Personally, I’d recommend doing all of the above if you are looking to improve your situation. A certification is good, but if you can back that up with supplemental learning through your own research or participation in an agile users group, then you will land the opportunity you are seeking. In this day and age, there is no excuse for ignorance or hope without any underlying work towards a goal.
A Macro view of Agile Certifications
In a larger context, certifications are useful in applying the principles of Shuhari – cue the record scratch sound now.
Okay, let me back up. Shuhari is a concept given by an Aikido master instructor named Endō Seishirō shihan. It is meant to explain the phases of learning that people go through. The first phase, shu (pronounced “shoe”) is where you don’t know anything. You learn one technique to do your job, and apply that over an over. This is a development team that uses scrum. They know it, they apply it, and get the job done. Regardless of the problem that comes up, they use scrum to solve it. Now, there’s nothing wrong with that. However, is your team adaptable? If you follow the procedures of Scrum without adapting it to your team needs, are you really agile? I can tell you that to improve and develop your team, you’ll need to refine what you do over time.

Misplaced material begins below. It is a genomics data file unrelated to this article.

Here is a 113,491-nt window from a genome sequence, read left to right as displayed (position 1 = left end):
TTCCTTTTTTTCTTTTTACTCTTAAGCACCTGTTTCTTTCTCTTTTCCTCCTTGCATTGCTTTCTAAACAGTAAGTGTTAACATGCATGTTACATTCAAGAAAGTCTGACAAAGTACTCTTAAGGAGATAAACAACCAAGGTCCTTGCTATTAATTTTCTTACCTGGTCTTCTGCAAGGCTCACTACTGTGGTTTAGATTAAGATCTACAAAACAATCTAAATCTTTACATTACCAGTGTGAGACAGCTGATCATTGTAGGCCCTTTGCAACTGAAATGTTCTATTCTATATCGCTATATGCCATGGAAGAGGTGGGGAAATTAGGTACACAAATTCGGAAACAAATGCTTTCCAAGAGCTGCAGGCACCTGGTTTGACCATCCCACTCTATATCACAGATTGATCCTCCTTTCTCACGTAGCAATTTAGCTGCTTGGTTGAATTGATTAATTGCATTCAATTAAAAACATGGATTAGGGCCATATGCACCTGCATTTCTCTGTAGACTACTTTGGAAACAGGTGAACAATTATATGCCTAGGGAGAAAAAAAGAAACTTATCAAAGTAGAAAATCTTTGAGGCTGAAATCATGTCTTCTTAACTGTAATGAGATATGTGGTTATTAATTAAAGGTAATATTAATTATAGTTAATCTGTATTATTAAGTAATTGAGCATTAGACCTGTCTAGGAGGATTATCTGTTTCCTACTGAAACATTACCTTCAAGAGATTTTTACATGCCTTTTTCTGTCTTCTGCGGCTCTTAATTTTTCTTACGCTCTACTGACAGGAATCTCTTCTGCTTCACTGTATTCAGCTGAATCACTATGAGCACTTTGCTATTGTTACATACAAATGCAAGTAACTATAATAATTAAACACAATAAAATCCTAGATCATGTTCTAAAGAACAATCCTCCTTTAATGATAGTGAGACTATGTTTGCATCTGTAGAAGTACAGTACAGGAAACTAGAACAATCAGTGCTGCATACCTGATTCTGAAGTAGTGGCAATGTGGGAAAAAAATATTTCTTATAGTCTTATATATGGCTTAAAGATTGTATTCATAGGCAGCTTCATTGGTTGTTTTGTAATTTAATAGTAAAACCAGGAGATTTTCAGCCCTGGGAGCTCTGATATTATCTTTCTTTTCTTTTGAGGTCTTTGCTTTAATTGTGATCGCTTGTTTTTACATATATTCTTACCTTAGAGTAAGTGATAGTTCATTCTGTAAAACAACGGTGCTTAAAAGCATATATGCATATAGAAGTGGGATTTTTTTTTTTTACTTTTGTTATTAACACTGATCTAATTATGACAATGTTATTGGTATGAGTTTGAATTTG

The next level in that progression, Ha, is to break away from the confines of the one technique or tool and to learn from many other frameworks. Insights from other avenues are incorporated and used. Underlying principles are understood and the appropriate technique is applied. This level of learning yields better, and more efficient results. This is where a scrum team may break out and incorporate things from other methodologies or frameworks. The team would do this in the interest of becoming better or adapting to their particular situation.